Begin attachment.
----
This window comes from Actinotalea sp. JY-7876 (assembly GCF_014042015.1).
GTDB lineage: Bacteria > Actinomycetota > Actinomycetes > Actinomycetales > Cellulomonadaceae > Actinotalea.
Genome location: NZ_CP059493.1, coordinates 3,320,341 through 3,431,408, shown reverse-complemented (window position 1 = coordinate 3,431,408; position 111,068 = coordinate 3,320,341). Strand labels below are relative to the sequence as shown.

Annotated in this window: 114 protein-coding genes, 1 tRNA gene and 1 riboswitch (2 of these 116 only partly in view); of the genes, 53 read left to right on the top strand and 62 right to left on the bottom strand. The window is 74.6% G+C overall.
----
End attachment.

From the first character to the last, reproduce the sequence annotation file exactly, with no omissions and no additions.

This window comes from Actinotalea sp. JY-7876 (assembly GCF_014042015.1).
GTDB lineage: Bacteria > Actinomycetota > Actinomycetes > Actinomycetales > Cellulomonadaceae > Actinotalea.
Genome location: NZ_CP059493.1, coordinates 3,320,341 through 3,431,408, shown reverse-complemented (window position 1 = coordinate 3,431,408; position 111,068 = coordinate 3,320,341). Strand labels below are relative to the sequence as shown.

Annotated in this window: 114 protein-coding genes, 1 tRNA gene and 1 riboswitch (2 of these 116 only partly in view); of the genes, 53 read left to right on the top strand and 62 right to left on the bottom strand. The window is 74.6% G+C overall.